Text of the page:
Goodbye, Bill Of Rights!
Students will enact a scene demonstrating life without one of the first ten amendments. Students will be put into groups of three or four and assigned a specific amendment to research.
A lesson plan for grades 8–10 Social Studies
By the end of this lesson the students should be able to:
- demonstrate an ability to recognize the Amendments included in the Bill of Rights.
- understand the importance of each of the Amendments in their lives.
- discuss the reasons why the States insisted upon a Bill of Rights before they agreed to the Constitution.
Time required for lesson
- Reference materials, such as encyclopedias
- Copies of the Bill of Rights
- Any materials available that may be useful for student presentations
- time in the media center for research
- TV/VCR (Optional for the presentations)
- access to the internet
This unit should follow a discussion on the writing of the Constitution, and the subsequent insisting on a Bill of Rights by the states.
- Students should have a working knowledge of the history of the Constitution and the writing of the Amendments/Bill of Rights.
- Using your own methods, have students break into equal groups that will cover each of the Bill of Rights.
- Distribute a copy of the Bill of Rights to each student.
- Assign each group an Amendment, or set up some sort of way to give them a choice, but make sure that all are represented.
- Tell the students that each group will create a skit in which they will act out a situation showing life without their assigned Amendment.
- Explain to the class that they will have a week to complete their assignment.
- For at least 2 days, have the library available for research.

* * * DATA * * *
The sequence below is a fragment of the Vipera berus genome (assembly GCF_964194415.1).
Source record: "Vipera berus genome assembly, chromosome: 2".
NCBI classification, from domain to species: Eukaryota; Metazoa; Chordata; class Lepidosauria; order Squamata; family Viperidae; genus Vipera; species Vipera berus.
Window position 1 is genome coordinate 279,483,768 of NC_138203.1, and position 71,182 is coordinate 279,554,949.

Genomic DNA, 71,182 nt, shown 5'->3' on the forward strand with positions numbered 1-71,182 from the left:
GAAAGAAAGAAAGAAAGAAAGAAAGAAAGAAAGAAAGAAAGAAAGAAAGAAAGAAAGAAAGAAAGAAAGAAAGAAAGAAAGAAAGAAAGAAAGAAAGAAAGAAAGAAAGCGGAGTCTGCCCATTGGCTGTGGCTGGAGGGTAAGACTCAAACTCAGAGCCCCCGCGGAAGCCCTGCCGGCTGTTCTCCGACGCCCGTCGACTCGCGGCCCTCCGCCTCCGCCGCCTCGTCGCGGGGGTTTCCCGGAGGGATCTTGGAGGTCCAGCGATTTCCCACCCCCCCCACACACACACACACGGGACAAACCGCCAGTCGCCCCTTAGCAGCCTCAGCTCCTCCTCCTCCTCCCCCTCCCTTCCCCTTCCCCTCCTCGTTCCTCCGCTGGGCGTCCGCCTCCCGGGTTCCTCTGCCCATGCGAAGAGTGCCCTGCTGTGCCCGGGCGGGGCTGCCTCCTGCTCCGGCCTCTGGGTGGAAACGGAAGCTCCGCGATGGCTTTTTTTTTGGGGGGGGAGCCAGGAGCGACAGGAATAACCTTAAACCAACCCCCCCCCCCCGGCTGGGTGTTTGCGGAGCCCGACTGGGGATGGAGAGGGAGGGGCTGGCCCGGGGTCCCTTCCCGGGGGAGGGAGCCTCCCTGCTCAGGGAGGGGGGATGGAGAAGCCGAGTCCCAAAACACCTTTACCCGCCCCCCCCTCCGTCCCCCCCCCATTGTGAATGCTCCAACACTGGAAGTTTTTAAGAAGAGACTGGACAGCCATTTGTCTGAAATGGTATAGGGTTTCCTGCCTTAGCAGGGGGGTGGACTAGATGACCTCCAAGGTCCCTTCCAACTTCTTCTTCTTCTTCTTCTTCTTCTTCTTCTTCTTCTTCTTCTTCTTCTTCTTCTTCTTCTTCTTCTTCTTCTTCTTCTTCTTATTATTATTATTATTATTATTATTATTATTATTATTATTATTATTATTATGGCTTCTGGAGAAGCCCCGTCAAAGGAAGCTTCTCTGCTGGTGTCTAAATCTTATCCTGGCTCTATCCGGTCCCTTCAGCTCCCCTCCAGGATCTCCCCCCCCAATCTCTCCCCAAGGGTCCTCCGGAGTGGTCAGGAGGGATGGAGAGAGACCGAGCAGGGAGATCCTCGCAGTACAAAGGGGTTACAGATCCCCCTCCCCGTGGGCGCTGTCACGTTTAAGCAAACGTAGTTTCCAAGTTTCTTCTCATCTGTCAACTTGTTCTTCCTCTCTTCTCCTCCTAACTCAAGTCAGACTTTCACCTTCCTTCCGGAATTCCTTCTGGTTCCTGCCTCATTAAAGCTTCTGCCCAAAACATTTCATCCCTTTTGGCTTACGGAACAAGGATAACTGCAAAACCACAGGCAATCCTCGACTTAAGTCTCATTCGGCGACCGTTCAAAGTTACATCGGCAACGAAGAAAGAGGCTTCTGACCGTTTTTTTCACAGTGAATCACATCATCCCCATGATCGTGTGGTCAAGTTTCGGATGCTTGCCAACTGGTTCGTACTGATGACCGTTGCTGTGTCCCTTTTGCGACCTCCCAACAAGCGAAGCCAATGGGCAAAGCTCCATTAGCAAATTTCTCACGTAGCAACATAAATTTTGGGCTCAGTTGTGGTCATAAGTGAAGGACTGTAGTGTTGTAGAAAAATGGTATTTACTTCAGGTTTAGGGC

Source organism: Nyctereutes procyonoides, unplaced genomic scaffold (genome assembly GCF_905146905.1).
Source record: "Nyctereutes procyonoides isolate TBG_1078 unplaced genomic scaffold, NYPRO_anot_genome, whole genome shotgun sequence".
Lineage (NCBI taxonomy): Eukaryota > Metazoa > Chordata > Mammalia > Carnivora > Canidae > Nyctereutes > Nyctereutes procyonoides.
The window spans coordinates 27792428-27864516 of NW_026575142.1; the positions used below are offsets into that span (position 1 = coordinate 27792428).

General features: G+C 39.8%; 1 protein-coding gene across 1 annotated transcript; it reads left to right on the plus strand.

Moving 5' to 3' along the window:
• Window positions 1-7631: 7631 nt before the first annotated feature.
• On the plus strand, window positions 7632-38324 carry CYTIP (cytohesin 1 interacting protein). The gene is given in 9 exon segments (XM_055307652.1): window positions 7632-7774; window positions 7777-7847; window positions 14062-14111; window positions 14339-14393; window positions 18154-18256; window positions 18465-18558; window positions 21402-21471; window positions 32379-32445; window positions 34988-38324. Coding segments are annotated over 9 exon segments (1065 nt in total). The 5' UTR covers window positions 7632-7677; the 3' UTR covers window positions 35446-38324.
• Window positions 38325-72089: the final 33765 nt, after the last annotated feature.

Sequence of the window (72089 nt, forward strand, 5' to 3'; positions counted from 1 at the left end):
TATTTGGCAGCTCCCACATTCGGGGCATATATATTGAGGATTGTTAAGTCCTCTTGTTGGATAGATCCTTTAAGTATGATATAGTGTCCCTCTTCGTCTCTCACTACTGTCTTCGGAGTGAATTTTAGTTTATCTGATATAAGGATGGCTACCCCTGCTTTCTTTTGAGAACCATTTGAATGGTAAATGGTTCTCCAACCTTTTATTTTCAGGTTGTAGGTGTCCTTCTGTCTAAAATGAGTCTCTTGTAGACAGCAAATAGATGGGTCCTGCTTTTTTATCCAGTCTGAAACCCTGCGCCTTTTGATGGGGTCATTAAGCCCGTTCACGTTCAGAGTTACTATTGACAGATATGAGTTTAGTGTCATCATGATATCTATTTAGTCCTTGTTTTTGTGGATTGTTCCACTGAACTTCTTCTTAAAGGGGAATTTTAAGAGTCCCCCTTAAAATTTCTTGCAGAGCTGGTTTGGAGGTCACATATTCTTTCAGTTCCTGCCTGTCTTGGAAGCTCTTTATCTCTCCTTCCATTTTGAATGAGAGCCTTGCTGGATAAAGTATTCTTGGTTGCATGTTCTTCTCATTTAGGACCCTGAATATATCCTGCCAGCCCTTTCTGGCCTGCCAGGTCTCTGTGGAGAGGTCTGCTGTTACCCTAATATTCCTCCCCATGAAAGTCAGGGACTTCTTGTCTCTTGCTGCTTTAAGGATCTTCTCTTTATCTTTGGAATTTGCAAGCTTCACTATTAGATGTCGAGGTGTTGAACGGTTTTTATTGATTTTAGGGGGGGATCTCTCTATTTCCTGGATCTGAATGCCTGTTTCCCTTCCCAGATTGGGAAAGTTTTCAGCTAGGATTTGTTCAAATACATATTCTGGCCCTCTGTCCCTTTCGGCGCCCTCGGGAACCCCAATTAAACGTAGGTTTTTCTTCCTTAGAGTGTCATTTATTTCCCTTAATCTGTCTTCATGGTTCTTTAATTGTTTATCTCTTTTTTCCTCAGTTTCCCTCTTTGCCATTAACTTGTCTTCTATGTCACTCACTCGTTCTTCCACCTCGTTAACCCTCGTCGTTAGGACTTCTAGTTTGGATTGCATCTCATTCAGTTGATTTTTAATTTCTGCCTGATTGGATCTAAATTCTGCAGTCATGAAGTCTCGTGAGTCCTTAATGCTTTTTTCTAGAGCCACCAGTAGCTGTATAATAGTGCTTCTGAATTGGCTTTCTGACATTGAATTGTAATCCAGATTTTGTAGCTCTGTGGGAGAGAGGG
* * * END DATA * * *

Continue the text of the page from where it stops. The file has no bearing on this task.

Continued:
- Students should be encouraged to use a variety of materials.
- Work with your media specialist to help students location materials with information about the Bill of Rights and assigned amendments. Supreme Court cases are a good source.
- Have students prepare a one to two page report as a group to accompany the project.
- Allow one day (90-minute class) for presentations.
Give a grade for each student based on participation in the group. Give an overall grade to the group based on creativity, effort, substance, and the report.
- Make sure you let students know that you will be grading on creativity and effort, as well as substance.
- Have students record what each student contributed to the project to make sure that each student works on it.
- If you assign the project on a Monday you can give them a week to work on it, and have the weekend at the end if they want to get together to finish their project.
- If you can, set up a couple of class periods in the library ask the media specialist to talk to your group about resources that they can use.
- North Carolina Essential Standards
- Social Studies (2010)
Civics and Economics
- CE.C&G.3 Analyze the legal system within the United States in terms of the development, execution and protection of citizenship rights at all levels of government. CE.C&G.3.1 Analyze how the rule of law establishes limits on both the governed and those...
- 8.C&G.2 Understand the role that citizen participation plays in societal change. 8.C&G.2.1 Evaluate the effectiveness of various approaches used to effect change in North Carolina and the United States (e.g. picketing, boycotts, sit-ins, voting, marches,...
- Social Studies (2010)
North Carolina curriculum alignment
Social Studies (2003)
- Goal 2: The learner will analyze how the government established by the United States Constitution embodies the purposes, values, and principles of American democracy.
- Objective 2.01: Identify principles in the United States Constitution.
- Goal 10: The learner will develop, defend, and evaluate positions on issues regarding the personal responsibilities of citizens in the American constitutional democracy.
- Objective 10.01: Explain the distinction between personal and civic responsibilities and the tensions that may arise between them.